try another color:
try another fontsize: 60% 70% 80% 90%

Model Guidelines for State Laws and Regulations

These guidelines are advisory in nature and set out general concepts rather than precise statutory language. The ICCFA is not recommending that the guidelines be codified into law as a whole. Instead, the guidelines are intended for consideration as a series of options to be selectively chosen by interested parties to address particular concerns.

Disinterment

      
ShareThis

Developed in 1998 by the Government and Legal Affairs Task Force of the
International Cemetery and Funeral Association

 

BACKGROUND

General policy of law does not favor disinterment, absent compelling reasons. However, a cemetery authority may occasionally receive a request for interred human remains to be disinterred and reinterred within the cemetery or removed from the cemetery. Before the cemetery authority proceeds to honor a disinterment request, it should be assured that all required parties have provided authorization or that disinterment has been ordered by the court.

Disinterment procedures should protect the wishes and intent of the decedent and the respective interests of interment right owners, the next of kin of the decedent, cemetery authorities, and the general public. A cemetery authority should establish procedures to protect the health and safety of those involved in the disinterment process.

PRINCIPLES

  1. Human remains interred in a cemetery may be disinterred, reinterred, or removed from the cemetery with the permission of the cemetery authority and written consent from the interment right owner or successor-in-interest and the person(s) who are lawfully authorized to control the final disposition of the human remains, hereinafter referred to as the "authorizing agent."
     
  2. The statutory order of priority to control final disposition should apply to disinterment. The individual(s) with the highest order or priority would serve as the authorizing agent(s) for the disinterment. If there is more than one individual in the same degree of kindred, then all adult parties having the same degree of kindred should consent to the disinterment.
     
  3. The order of priority for an authorizing agent could be as follows:
    1. The person who was designated by the decedent prior to death as the authorizing agent to control final disposition;
    2. The surviving spouse;
    3. The decedent's surviving children 18 years of age or older;
    4. The decedent's surviving parents;
    5. The decedent's surviving siblings 18 years of age or older.
  4. Prior to performing a disinterment, a cemetery authority should have received authorization for final disposition of the disinterred human remains.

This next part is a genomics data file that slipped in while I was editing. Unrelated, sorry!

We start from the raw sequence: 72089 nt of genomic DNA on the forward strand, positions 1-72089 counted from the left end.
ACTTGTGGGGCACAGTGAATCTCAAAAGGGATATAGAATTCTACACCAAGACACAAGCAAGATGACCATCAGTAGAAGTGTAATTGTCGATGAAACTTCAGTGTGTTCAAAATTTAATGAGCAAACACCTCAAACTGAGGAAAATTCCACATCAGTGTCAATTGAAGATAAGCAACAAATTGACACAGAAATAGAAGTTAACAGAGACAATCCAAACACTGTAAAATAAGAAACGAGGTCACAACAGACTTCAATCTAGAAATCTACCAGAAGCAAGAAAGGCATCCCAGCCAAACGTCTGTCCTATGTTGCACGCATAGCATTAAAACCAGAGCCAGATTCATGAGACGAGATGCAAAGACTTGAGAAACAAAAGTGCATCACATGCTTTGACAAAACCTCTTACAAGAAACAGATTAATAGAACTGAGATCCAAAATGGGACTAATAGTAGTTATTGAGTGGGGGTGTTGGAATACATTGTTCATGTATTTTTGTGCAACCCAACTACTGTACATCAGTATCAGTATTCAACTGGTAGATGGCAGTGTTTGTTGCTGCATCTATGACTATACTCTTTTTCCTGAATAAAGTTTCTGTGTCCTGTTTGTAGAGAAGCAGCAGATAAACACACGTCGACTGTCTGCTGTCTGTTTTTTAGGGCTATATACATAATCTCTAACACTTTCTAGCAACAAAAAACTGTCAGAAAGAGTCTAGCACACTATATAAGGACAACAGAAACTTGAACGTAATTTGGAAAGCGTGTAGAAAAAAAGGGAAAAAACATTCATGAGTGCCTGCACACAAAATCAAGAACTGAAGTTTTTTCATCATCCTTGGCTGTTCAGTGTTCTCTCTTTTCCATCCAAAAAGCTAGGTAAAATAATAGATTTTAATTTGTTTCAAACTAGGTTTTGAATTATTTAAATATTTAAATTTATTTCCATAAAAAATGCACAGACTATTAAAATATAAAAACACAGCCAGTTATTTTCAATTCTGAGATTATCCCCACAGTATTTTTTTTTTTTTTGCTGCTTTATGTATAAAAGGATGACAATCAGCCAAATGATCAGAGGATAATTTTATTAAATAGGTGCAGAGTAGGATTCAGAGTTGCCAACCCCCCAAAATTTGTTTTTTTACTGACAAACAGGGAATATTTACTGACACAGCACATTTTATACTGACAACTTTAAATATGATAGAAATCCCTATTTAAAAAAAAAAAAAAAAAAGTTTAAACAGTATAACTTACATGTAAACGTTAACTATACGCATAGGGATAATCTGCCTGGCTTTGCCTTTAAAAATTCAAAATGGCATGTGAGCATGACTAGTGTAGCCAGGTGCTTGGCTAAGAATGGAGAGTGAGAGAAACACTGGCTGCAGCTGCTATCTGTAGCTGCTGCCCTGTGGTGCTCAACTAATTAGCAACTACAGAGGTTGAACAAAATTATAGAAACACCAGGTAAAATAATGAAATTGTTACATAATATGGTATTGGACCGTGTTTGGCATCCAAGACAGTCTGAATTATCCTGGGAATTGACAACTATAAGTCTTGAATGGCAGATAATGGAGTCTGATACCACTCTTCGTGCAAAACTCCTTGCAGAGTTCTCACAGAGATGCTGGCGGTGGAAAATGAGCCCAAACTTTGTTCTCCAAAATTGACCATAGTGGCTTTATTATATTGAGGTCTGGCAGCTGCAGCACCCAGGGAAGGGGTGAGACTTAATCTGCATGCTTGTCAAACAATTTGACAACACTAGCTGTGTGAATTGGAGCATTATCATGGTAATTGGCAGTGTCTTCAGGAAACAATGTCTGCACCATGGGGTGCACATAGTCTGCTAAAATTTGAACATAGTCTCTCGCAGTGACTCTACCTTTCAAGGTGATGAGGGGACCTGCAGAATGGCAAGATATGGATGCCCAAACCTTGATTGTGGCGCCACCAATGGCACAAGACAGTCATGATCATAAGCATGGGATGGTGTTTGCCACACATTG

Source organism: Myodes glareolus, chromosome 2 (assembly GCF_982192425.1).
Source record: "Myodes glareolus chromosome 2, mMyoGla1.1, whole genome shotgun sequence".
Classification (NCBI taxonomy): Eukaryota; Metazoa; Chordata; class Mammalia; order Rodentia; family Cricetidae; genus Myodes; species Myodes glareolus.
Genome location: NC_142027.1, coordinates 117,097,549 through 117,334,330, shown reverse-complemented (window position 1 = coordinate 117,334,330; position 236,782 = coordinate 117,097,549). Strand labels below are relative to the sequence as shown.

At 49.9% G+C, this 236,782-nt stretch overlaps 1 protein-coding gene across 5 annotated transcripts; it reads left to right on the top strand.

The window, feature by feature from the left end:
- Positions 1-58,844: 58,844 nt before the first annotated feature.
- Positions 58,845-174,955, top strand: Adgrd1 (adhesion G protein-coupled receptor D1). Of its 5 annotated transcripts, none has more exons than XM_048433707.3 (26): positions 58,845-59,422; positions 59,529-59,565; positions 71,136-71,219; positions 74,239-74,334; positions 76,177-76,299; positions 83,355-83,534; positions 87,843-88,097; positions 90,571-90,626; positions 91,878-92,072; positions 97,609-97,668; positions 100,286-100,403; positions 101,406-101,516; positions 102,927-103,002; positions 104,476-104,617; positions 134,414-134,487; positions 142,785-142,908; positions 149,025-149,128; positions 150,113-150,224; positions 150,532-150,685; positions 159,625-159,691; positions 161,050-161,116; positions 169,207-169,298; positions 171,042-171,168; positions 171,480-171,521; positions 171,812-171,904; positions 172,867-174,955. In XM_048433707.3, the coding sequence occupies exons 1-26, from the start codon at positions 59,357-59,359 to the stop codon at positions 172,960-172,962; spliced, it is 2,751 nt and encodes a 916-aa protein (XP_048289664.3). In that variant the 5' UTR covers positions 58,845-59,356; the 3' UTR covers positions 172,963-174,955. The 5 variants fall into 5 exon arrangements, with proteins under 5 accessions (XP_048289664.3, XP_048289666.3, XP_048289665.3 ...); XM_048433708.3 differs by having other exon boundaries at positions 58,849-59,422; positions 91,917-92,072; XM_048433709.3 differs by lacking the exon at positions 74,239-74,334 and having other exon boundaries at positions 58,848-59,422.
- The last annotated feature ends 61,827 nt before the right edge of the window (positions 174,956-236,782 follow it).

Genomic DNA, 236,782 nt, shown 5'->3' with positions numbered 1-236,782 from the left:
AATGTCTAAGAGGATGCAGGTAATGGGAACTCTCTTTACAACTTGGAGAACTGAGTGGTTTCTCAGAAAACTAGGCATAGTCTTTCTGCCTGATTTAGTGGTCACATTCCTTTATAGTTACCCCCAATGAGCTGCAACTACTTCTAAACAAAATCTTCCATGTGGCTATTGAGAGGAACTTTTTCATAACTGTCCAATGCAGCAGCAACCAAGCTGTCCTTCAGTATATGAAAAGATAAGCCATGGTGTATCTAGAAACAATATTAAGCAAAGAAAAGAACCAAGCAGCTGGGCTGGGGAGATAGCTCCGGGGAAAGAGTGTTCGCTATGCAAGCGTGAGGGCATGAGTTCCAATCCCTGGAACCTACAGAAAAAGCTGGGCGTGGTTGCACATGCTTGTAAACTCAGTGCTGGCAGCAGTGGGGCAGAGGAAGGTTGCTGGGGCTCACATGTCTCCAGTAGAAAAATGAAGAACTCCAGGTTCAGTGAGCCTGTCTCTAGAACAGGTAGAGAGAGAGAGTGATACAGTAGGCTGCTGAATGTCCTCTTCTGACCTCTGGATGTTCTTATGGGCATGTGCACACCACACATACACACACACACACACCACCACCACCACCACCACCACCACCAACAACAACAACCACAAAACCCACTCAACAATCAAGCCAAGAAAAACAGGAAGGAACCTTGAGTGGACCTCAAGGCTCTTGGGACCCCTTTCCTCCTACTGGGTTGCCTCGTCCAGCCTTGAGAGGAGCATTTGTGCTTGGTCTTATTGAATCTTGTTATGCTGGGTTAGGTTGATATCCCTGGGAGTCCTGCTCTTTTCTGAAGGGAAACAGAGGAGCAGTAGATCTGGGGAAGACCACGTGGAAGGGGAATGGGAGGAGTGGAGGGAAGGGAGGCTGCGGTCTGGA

5. The person(s) requesting and authorizing a disinterment should assume financial responsibility for any fees charged by the cemetery authority for performing a disinterment and for any resulting repair or replacement of merchandise that is damaged during the process.
     
  6. The cemetery authority should be held harmless against subsequent claims for decomposition of interred human remains or deterioration of the casket, outer burial container, or other merchandise. A lawful disinterment should not be considered desecration of the interment or of the human remains.
     
  7. The cemetery authority should be held harmless when acting in good faith in connection with the authorized disinterment when relying upon the disclosures and instructions provided by the interment right owner and the authorizing agent.
     
  8. Where a dispute exists among any of the interested parties, a cemetery authority should not be held liable for refusing to disinter the human remains until it receives a court order or other formal notification signed by each of the disputing parties that the dispute has been resolved or settled.
     
  9. If consent to disinter cannot be obtained, the human remains may be disinterred by order of the court having jurisdiction where the cemetery is located.
     
  10. Consent for disinterment should not be required under the following circumstances:
    1. Disinterment and reinterment by the cemetery authority within the cemetery to correct an error;
       
    2. Relocation of human remains from a temporary storage area to a place of permanent interment within the cemetery;
       
    3. Repositioning of an outer burial container that encroaches an adjoining grave space.
  11. Consent for each disinterment and reinterment should be obtained when raising and lowering human remains to accommodate multiple interments within a single interment space.
     
  12. A cemetery authority, or person designated by the cemetery authority, should be responsible for performing any disinterment or reinterment in the cemetery it owns due to the cemetery authority's care and maintenance obligation.
     
  13. Permanent records should be kept by the cemetery authority concerning any disinterment, reinterment, or removal from the cemetery.
     
  14. If a cemetery authority needs to take action to correct any errors that might be made in making an interment, disinterment, or reinterment in an incorrect location, the cemetery authority should have the right to transfer the human remains to the correct location or to a similar location of comparable value, as might be selected by the cemetery authority. The cemetery authority should have no liability as a result of any error of this type, other than the obligation to correct it.
     
  15. The cemetery authority should be allowed to adopt reasonable rules and regulations for procedures relating to disinterment and reinterment providing that such rules and regulations conform with relevant statutes.